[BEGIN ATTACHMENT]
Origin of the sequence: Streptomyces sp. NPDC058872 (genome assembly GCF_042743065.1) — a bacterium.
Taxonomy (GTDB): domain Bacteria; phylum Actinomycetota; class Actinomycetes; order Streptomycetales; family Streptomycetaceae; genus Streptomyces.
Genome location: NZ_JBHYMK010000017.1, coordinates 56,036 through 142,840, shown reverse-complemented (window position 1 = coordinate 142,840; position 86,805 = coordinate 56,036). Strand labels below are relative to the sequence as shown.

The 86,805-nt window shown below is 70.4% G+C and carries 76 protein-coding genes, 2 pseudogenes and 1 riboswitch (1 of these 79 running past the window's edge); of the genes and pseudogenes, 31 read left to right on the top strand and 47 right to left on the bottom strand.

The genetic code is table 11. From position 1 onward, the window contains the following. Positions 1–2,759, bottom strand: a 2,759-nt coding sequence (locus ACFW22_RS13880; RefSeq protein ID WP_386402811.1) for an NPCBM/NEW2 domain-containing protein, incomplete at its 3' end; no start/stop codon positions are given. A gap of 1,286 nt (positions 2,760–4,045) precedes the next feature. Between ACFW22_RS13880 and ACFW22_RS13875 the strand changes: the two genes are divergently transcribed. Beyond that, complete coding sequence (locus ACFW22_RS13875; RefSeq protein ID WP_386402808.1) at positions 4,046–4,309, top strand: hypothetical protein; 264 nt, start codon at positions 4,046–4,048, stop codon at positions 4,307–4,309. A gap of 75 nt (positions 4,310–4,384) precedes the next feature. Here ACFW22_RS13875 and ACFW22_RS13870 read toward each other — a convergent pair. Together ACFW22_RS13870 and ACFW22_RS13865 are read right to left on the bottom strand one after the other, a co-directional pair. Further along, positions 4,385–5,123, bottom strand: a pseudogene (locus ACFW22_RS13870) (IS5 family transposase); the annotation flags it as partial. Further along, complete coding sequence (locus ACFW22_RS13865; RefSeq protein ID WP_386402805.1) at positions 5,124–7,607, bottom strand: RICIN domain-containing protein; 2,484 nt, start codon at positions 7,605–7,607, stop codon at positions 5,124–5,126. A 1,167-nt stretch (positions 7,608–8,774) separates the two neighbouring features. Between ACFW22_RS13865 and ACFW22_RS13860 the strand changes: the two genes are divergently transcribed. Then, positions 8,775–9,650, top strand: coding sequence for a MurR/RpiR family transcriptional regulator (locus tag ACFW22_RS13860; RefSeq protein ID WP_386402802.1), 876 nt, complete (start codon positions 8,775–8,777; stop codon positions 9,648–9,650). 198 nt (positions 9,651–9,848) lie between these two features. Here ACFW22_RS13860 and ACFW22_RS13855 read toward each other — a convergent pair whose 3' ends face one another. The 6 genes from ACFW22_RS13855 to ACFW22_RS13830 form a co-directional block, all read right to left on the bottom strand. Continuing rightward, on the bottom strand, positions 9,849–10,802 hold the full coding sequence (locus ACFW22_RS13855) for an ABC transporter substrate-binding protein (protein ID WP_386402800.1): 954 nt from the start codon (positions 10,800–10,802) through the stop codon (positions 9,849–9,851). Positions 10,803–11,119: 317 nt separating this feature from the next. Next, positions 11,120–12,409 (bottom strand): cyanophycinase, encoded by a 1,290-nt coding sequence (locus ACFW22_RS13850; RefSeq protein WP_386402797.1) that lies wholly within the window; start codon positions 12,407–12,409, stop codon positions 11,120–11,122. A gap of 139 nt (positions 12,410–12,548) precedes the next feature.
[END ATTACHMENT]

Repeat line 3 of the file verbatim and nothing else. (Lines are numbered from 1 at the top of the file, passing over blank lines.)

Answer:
Genome location: NZ_JBHYMK010000017.1, coordinates 56,036 through 142,840, shown reverse-complemented (window position 1 = coordinate 142,840; position 86,805 = coordinate 56,036). Strand labels below are relative to the sequence as shown.